There is heavy activity these days in the oil and gas fields of Western Oklahoma and the Texas Panhandle, and the crews of Galmor's, Inc. seem to be everywhere performing a variety of services for energy companies. Based in Elk City, Oklahoma, Galmor's constructs well sites, performs facility work, builds tank batteries, constructs gathering lines and pipelines, and does site restoration when a...
There is heavy activity these days in the oil and gas fields of Western Oklahoma and the Texas Panhandle, and the crews of Galmor's, Inc. seem to be everywhere performing a variety of services for energy companies.
Based in Elk City, Oklahoma, Galmor's constructs well sites, performs facility work, builds tank batteries, constructs gathering lines and pipelines, and does site restoration when an oil or gas well is completed and the drill rig moves on to another location.
"Basically Galmor's is in the business of satisfying customers," says Steve Galmor, who with his father, Bob, are co-owners of the company. "Anything a customer asks for, Galmor's will bend over backwards to do, including locating hard-to-find parts no one else can find to repairing old, outdated pump equipment. There aren't many oil or gas field jobs we won't take."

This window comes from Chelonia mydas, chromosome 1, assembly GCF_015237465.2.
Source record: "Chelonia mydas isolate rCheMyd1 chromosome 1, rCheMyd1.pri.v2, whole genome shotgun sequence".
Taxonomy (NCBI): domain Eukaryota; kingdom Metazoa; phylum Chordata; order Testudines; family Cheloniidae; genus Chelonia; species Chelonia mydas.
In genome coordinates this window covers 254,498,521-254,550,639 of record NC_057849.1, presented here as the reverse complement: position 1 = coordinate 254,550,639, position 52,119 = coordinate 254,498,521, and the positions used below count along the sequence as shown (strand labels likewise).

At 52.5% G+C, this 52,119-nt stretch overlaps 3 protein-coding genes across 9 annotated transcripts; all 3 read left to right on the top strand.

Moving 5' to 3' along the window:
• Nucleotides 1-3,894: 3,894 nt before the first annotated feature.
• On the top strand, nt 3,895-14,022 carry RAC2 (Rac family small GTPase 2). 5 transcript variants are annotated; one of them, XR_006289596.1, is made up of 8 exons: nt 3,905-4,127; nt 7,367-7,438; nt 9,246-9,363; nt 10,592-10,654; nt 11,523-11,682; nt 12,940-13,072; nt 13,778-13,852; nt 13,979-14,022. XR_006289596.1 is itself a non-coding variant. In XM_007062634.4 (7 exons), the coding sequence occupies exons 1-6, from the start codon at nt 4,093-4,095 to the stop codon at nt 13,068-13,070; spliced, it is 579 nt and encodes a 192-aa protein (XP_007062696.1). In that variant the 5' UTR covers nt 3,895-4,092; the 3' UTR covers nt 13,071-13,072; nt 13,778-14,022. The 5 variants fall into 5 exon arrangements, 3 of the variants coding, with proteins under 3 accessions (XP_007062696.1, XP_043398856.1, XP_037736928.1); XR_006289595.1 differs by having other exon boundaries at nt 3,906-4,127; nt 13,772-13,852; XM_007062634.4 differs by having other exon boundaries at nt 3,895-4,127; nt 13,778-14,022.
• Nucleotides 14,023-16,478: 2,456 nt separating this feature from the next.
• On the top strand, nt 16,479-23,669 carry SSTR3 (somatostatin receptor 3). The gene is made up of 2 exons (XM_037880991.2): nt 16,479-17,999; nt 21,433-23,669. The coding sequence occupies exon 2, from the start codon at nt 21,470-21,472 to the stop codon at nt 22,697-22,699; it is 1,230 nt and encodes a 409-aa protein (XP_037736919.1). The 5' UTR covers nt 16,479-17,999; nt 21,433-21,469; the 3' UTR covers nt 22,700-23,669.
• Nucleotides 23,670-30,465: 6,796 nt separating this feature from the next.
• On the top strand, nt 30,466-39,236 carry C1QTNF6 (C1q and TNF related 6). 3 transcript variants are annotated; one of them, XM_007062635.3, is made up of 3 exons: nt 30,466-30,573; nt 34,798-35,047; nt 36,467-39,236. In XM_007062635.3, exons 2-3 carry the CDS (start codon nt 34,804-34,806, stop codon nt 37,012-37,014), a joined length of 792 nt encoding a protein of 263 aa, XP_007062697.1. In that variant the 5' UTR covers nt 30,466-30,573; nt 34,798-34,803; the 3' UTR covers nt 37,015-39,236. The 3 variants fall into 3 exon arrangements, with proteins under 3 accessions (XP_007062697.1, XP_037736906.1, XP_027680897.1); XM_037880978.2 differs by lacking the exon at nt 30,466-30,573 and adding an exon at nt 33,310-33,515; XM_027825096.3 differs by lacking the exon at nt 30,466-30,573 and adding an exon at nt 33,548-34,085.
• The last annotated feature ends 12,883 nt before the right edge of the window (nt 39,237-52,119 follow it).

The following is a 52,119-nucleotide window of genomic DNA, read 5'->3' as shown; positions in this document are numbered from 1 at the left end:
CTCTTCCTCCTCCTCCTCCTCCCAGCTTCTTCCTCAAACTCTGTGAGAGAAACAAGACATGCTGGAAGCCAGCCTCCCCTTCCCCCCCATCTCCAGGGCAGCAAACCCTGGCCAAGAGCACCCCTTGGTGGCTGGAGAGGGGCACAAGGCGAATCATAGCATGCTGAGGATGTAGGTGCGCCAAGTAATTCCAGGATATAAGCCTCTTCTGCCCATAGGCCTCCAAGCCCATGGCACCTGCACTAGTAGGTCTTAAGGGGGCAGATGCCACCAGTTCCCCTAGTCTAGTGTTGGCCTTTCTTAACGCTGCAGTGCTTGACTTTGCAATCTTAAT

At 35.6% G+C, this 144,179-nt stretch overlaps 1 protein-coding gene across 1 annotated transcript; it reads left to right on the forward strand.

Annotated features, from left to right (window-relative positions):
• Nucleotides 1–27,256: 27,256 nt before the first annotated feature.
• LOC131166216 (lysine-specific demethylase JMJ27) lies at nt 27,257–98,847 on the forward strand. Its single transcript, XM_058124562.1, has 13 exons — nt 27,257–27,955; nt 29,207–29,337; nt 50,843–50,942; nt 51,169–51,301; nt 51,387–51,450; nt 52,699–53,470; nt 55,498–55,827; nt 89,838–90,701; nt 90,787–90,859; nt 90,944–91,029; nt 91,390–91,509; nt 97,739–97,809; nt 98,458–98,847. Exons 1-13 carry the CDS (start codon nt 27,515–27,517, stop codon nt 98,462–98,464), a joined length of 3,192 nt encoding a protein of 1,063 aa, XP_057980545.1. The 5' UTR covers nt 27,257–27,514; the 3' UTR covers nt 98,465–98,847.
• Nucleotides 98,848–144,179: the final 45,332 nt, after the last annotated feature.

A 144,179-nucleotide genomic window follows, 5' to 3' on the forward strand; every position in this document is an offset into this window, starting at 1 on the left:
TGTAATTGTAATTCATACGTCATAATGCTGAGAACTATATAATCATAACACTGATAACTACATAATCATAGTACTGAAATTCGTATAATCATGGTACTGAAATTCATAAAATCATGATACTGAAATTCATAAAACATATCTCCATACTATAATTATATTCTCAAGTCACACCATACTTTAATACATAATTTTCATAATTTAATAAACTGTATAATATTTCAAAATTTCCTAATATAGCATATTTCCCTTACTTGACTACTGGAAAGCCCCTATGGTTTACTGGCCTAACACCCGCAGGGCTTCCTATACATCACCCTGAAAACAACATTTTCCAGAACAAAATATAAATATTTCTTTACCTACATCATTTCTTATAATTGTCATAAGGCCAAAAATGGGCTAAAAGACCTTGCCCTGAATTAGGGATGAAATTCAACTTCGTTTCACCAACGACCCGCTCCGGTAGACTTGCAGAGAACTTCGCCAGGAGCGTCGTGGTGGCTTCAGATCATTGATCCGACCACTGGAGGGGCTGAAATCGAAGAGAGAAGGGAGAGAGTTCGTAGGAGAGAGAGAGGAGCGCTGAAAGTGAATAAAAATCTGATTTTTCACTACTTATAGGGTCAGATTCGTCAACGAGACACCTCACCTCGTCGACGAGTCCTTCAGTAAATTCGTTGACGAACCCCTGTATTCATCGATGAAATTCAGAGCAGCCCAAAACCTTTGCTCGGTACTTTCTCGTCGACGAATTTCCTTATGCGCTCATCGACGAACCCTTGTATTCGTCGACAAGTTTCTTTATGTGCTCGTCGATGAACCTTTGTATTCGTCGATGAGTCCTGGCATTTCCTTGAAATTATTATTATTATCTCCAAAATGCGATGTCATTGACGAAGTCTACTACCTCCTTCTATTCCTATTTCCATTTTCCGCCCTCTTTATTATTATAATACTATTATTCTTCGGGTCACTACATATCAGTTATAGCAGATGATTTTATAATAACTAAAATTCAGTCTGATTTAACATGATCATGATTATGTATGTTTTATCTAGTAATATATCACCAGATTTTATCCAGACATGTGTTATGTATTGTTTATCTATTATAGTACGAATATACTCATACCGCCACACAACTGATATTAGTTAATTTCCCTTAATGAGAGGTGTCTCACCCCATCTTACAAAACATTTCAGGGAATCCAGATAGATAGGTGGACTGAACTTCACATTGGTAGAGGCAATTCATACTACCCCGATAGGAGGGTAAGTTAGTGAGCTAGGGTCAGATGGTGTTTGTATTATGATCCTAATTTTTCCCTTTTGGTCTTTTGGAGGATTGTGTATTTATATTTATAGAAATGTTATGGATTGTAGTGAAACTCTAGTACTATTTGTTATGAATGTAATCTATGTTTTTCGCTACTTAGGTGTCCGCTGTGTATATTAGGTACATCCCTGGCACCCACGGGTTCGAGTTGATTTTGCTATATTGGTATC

Over the 22 years Galmor's has been in business in Elk City, this attitude has earned the company the reputation for doing every job right, no matter how difficult or what unexpected challenges arise. It isn't surprising that Galmor's has served most of its clients for many years.
"They know that we will stick with a job until it's done right," says Galmor.
Roots of the company go back to 1963 when Bob Galmor and partner Red Davis established an oil field supply business in Shamrock, Texas. Combining the names of the two partners, the business was named Damor Pump and Supply, which continues to be operated by Bob Galmor today.
In 1985, Steve Galmor moved to Elk City, rented a building, and established a new oil field service company. At first work was scarce, and for the first six months Galmor and four employees slept in the company's offices. As oil and gas companies decided to give the new company work, the business began building a firm foundation for growth. Today the company has about 90 employees and has more than 200 vehicles and pieces of equipment.
Says Galmor: "It can be hard to imagine that we've come from where we were in 1985 to where we are today. Much of the credit for our success goes to our loyal employees. We are a family, and not many of our people leave us to go somewhere else."
While Galmor's remains based in a small, rural town, its operations employ 21st century business practices and technologies. In 2000, Galmor's diversified.
"No more than 20 percent of our revenues come from any one segment," Galmor says. "We don't want all our eggs in a single basket."
Basic markets are:
Galmor's projects require many types of specialized equipment. Construction of large-diameter underground pipelines employ big excavators as primary equipment to dig the deep, wide excavations necessary. In addition, sidebooms move and position heavy lengths of pipe and move excavated dirt.